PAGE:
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TriStar Centennial Medical Center

Diagnosis of Hypertension

Hypertension is often diagnosed during a routine visit to your doctor. Blood pressure is measured using a cuff around your arm and a device called a sphygmomanometer. Your doctor may ask you to sit quietly for 5 minutes before checking your blood pressure.

Placement of Blood Pressure Cuff
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For most people, it takes more than one high blood pressure reading to diagnose high blood pressure. If your blood pressure reading is high, a second measurement will be done a few minutes later. If your blood pressure is still high, you will probably be asked to come back for repeat blood pressure checks. High blood pressure diagnosis will be made when you have readings over 140/90 mmHg during 3 separate visits.

Sometimes people become anxious at the doctor's office. This may result in a higher than normal blood pressure reading. You may be asked to measure your blood pressure at home or in another location.

In some cases, you may be asked to wear an ambulatory blood pressure monitor. This device measures your blood pressure regularly throughout the day as you go about your activities. It is usually worn for 24 hours, even while sleeping.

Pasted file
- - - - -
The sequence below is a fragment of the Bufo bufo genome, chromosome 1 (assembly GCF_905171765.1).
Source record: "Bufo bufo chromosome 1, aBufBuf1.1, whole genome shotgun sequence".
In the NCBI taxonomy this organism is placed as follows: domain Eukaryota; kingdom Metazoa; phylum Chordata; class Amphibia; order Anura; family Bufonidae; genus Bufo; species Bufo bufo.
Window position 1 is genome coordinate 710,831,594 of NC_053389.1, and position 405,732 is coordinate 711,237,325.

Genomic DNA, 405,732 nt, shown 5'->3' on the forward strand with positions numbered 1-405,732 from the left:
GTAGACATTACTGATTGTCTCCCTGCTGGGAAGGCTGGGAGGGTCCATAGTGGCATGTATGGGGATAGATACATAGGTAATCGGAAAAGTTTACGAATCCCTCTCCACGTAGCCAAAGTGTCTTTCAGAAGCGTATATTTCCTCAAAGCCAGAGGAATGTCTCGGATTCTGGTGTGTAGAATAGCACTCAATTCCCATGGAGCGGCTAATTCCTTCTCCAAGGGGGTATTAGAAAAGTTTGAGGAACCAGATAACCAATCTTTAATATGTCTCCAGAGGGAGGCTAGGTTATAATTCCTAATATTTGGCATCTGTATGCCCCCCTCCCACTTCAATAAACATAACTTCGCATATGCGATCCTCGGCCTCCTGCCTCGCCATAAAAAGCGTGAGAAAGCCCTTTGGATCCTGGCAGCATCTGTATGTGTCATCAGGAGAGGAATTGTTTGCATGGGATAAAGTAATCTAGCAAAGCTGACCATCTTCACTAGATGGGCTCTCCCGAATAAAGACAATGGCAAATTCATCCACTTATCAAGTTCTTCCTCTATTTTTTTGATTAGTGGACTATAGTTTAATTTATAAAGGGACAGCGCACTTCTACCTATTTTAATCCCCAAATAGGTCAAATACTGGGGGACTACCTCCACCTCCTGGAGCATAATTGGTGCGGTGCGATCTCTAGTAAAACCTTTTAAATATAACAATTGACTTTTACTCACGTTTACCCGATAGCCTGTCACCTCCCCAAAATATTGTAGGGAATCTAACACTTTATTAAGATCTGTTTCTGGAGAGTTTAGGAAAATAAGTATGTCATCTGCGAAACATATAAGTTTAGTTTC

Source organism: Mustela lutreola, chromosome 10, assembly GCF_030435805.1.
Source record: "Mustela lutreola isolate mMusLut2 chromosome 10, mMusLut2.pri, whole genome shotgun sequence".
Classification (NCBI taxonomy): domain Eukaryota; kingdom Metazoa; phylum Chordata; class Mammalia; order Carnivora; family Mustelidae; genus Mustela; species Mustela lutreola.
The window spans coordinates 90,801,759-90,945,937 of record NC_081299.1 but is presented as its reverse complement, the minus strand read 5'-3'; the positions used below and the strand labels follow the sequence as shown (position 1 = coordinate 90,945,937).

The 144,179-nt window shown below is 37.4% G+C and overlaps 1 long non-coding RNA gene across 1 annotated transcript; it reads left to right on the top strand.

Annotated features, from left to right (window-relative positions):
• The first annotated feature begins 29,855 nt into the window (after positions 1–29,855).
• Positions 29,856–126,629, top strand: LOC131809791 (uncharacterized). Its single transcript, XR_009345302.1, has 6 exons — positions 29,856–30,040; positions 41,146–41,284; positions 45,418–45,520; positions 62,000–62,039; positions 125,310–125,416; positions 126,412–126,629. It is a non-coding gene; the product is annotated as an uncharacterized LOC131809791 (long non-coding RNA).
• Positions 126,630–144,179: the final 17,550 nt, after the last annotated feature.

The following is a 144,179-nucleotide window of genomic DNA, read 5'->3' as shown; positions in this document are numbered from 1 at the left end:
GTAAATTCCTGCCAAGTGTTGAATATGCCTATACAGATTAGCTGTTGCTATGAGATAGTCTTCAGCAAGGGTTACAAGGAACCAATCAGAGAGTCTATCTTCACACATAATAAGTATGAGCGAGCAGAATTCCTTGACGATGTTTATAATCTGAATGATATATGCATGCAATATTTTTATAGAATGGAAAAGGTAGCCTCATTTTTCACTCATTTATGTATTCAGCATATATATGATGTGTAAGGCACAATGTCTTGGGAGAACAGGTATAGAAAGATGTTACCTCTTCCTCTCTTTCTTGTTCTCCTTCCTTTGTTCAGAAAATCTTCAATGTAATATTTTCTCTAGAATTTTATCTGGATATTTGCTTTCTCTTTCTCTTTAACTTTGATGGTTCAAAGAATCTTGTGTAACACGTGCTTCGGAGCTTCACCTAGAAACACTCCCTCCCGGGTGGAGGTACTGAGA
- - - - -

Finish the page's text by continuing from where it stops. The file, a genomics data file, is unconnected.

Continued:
Revision Information

  • How high blood pressure is diagnosed. American Heart Association website. Available at: Updated August 14, 2014. Accessed September 30, 2015.

  • How is high blood pressure diagnosed?. National Heart, Lung, and Blood Institute website. Available at: Updated September 10, 2015. Accessed September 30, 2015.

  • Hypertension. EBSCO DynaMed website. Available at: Updated August 24, 2015. Accessed September 30, 2015.

  • Hypertension diagnosis and treatment (guideline). Institute for Clinical Systems Improvement website. Available at: Updated November 2014. Accessed September 30, 2014.

The health information in this Health Library is provided by a third party. TriStar Health does not in any way create the content of this information. It is provided solely for informational purposes. It does not constitute medical advice and is not intended to be a substitute for proper medical care provided by a physician. Always consult with your doctor for appropriate examinations, treatment, testing, and care recommendations. Do not rely on information on this site as a tool for self-diagnosis. If you have a medical emergency, call 911.